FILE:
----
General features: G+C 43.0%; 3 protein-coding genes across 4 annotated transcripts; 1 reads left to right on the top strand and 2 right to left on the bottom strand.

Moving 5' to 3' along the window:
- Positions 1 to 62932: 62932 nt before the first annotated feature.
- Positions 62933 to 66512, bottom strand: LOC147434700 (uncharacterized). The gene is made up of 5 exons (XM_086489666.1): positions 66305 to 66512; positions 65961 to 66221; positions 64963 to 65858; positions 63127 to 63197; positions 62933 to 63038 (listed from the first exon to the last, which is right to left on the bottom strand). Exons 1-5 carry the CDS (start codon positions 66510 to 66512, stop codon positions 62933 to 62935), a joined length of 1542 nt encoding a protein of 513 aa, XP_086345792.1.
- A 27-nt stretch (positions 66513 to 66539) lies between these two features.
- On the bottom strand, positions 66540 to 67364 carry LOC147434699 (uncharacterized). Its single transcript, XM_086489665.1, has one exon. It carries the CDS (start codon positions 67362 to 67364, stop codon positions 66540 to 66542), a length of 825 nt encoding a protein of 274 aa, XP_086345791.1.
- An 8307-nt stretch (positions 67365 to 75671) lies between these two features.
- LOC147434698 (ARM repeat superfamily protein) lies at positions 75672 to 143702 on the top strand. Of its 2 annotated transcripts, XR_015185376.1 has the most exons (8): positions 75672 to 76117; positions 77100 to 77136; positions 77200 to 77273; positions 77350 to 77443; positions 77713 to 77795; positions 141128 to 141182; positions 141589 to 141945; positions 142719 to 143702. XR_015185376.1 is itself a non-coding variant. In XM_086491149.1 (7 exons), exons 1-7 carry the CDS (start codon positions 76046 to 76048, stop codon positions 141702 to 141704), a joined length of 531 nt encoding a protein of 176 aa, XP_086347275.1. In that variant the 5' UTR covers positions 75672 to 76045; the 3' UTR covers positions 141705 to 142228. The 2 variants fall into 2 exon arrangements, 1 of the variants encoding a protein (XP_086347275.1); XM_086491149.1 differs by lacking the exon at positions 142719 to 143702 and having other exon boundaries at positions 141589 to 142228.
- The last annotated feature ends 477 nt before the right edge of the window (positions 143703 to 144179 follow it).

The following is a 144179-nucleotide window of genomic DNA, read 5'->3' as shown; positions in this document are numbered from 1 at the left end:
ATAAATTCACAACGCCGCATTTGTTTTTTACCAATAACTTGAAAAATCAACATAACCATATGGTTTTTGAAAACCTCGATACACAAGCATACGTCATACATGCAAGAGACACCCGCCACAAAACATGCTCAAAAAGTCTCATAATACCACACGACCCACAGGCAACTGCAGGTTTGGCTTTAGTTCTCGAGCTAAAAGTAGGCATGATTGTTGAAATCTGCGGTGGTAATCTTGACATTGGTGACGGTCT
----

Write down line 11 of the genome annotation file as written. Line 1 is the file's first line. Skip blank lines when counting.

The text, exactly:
ATAAATTCACAACGCCGCATTTGTTTTTTACCAATAACTTGAAAAATCAACATAACCATATGGTTTTTGAAAACCTCGATACACAAGCATACGTCATACATGCAAGAGACACCCGCCACAAAACATGCTCAAAAAGTCTCATAATACCACACGACCCACAGGCAACTGCAGGTTTGGCTTTAGTTCTCGAGCTAAAAGTAGGCATGATTGTTGAAATCTGCGGTGGTAATCTTGACATTGGTGACGGTCT